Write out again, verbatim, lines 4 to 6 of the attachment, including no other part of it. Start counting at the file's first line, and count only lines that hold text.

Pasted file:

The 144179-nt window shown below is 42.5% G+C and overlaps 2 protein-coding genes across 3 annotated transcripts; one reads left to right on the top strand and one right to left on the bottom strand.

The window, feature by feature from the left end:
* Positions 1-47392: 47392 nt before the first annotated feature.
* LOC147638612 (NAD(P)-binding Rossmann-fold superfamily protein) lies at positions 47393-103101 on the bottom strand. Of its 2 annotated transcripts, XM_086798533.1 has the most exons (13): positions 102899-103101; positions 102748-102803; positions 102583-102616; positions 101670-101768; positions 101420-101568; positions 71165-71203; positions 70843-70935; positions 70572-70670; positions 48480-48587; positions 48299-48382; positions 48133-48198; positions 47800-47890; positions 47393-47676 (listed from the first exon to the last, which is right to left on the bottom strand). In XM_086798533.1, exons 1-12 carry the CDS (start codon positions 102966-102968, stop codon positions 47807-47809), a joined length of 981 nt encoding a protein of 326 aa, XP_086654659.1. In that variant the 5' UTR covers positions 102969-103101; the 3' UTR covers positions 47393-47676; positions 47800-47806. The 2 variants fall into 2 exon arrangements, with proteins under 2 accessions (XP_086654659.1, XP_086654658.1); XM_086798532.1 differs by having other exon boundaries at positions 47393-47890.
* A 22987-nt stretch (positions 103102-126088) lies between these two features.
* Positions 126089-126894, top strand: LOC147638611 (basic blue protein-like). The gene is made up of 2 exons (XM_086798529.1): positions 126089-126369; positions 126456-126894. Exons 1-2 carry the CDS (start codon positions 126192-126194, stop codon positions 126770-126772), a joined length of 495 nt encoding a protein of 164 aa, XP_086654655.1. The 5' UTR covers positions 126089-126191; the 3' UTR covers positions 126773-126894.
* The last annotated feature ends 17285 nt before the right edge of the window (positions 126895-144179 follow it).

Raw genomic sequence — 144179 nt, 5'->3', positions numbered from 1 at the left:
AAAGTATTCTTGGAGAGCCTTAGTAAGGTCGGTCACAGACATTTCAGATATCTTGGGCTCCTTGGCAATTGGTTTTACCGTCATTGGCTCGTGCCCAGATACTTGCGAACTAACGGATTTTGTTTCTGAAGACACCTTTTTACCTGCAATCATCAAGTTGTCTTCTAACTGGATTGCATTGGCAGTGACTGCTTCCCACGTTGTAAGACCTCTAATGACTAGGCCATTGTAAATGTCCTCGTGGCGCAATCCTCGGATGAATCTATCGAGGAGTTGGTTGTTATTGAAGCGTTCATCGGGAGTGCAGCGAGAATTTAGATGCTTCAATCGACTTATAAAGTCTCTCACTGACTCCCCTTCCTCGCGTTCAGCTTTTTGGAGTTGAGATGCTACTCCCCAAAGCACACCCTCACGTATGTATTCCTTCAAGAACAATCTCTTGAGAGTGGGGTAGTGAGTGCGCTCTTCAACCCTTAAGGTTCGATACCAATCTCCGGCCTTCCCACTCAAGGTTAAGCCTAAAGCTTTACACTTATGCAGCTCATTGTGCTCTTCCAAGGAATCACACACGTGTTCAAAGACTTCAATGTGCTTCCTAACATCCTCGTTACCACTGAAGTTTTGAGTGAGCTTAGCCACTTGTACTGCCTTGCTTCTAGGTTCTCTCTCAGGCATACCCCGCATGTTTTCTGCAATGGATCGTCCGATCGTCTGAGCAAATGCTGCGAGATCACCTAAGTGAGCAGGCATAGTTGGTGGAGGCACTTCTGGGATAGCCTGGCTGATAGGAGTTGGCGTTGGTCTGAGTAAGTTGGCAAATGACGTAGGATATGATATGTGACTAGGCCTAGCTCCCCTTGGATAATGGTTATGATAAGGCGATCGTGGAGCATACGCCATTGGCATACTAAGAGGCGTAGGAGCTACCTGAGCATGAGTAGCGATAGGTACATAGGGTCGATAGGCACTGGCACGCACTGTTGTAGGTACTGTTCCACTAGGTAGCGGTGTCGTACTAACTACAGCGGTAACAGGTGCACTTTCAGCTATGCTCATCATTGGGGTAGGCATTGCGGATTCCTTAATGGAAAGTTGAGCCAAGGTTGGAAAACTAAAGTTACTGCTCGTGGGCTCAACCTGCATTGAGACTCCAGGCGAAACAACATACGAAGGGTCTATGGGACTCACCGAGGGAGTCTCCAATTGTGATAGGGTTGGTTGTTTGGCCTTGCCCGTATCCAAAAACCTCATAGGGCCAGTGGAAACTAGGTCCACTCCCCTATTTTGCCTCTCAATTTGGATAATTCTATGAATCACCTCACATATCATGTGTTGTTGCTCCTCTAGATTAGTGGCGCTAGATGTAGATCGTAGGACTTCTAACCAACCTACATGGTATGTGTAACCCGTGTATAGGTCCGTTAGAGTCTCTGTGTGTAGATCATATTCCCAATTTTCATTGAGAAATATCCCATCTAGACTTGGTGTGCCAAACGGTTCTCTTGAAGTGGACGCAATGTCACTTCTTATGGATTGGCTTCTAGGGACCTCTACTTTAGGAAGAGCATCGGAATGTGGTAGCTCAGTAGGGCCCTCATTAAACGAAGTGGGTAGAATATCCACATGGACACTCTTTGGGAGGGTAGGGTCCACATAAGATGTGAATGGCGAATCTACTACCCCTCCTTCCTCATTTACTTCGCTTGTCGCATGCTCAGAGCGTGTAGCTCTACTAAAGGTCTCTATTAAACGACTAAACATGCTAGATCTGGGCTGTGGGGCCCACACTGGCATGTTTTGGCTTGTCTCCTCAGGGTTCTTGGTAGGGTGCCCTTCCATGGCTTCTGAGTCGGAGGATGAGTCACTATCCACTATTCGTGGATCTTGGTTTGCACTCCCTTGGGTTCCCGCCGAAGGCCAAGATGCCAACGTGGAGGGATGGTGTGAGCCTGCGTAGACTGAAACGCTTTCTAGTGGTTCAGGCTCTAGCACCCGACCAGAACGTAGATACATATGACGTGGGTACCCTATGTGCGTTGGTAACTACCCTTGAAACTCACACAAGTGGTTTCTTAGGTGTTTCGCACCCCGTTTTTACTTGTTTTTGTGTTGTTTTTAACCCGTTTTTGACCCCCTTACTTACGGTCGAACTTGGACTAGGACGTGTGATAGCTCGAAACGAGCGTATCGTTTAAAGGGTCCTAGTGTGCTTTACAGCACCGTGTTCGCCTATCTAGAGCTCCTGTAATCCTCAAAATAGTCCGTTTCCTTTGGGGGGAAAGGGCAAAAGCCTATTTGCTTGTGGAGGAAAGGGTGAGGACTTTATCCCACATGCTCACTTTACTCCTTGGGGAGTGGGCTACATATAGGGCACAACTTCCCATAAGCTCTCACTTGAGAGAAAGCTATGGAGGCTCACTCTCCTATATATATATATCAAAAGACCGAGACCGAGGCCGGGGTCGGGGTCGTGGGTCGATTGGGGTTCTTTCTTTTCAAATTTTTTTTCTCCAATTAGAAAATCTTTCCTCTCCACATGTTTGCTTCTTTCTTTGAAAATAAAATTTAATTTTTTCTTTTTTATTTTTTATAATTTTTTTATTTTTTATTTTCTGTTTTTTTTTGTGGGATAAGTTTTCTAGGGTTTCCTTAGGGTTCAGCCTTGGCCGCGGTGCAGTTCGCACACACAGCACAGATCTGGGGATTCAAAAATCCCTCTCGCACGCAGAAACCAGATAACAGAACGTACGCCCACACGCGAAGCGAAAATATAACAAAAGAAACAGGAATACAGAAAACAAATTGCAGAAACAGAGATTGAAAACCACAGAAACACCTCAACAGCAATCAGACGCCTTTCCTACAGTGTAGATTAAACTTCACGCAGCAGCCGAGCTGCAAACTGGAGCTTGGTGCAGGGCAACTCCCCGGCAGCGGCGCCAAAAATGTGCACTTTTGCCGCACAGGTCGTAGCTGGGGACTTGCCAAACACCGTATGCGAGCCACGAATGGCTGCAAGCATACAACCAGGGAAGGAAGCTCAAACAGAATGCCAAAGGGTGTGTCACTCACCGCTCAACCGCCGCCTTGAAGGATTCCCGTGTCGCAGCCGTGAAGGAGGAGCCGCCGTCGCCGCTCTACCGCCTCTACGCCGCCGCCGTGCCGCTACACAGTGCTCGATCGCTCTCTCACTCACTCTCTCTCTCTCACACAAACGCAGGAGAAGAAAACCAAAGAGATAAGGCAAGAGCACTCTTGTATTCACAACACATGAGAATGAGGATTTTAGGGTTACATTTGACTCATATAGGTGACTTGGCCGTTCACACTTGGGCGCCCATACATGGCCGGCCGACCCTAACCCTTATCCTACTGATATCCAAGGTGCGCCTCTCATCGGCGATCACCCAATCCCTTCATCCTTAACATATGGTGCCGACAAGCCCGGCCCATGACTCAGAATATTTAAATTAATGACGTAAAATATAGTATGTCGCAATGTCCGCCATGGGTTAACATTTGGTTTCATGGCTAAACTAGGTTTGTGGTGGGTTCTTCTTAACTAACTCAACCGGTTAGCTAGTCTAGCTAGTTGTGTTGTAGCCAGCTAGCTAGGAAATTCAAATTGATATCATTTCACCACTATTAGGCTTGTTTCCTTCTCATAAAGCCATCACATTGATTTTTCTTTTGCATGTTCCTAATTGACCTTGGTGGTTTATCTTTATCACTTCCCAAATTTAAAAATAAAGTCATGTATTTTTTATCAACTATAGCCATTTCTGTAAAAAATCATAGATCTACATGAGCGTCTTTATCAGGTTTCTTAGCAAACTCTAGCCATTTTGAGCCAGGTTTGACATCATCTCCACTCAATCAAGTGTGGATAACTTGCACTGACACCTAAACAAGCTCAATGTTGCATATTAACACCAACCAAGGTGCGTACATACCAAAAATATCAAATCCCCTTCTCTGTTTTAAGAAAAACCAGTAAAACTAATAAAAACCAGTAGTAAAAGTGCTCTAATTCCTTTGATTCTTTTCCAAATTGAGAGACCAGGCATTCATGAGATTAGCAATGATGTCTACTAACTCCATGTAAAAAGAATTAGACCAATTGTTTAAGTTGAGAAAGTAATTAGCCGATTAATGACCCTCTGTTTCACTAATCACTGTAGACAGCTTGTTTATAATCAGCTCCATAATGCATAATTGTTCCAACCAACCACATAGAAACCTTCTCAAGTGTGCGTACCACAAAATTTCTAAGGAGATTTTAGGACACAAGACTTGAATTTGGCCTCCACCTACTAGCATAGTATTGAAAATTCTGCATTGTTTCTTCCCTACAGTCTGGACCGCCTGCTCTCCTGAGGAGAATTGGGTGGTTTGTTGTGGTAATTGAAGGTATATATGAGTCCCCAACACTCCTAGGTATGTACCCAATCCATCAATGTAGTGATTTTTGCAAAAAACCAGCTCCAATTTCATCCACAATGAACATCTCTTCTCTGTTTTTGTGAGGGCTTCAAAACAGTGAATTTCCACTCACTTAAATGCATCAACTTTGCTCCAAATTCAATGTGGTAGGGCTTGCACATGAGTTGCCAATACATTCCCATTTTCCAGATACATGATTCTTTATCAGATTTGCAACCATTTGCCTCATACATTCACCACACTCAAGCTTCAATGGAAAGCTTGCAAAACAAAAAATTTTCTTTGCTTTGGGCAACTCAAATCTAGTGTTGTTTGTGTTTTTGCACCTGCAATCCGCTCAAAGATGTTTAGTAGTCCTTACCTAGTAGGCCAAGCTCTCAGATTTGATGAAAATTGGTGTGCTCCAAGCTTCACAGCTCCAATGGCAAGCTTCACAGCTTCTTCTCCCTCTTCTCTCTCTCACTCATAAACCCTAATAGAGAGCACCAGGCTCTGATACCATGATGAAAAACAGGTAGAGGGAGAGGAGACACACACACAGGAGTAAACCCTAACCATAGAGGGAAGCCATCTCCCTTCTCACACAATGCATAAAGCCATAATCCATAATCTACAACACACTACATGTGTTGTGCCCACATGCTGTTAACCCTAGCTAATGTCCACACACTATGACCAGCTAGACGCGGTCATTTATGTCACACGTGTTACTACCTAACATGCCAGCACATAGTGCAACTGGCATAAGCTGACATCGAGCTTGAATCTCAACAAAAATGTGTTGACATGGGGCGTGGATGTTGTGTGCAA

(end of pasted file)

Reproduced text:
* LOC147638612 (NAD(P)-binding Rossmann-fold superfamily protein) lies at positions 47393-103101 on the bottom strand. Of its 2 annotated transcripts, XM_086798533.1 has the most exons (13): positions 102899-103101; positions 102748-102803; positions 102583-102616; positions 101670-101768; positions 101420-101568; positions 71165-71203; positions 70843-70935; positions 70572-70670; positions 48480-48587; positions 48299-48382; positions 48133-48198; positions 47800-47890; positions 47393-47676 (listed from the first exon to the last, which is right to left on the bottom strand). In XM_086798533.1, exons 1-12 carry the CDS (start codon positions 102966-102968, stop codon positions 47807-47809), a joined length of 981 nt encoding a protein of 326 aa, XP_086654659.1. In that variant the 5' UTR covers positions 102969-103101; the 3' UTR covers positions 47393-47676; positions 47800-47806. The 2 variants fall into 2 exon arrangements, with proteins under 2 accessions (XP_086654659.1, XP_086654658.1); XM_086798532.1 differs by having other exon boundaries at positions 47393-47890.
* A 22987-nt stretch (positions 103102-126088) lies between these two features.
* Positions 126089-126894, top strand: LOC147638611 (basic blue protein-like). The gene is made up of 2 exons (XM_086798529.1): positions 126089-126369; positions 126456-126894. Exons 1-2 carry the CDS (start codon positions 126192-126194, stop codon positions 126770-126772), a joined length of 495 nt encoding a protein of 164 aa, XP_086654655.1. The 5' UTR covers positions 126089-126191; the 3' UTR covers positions 126773-126894.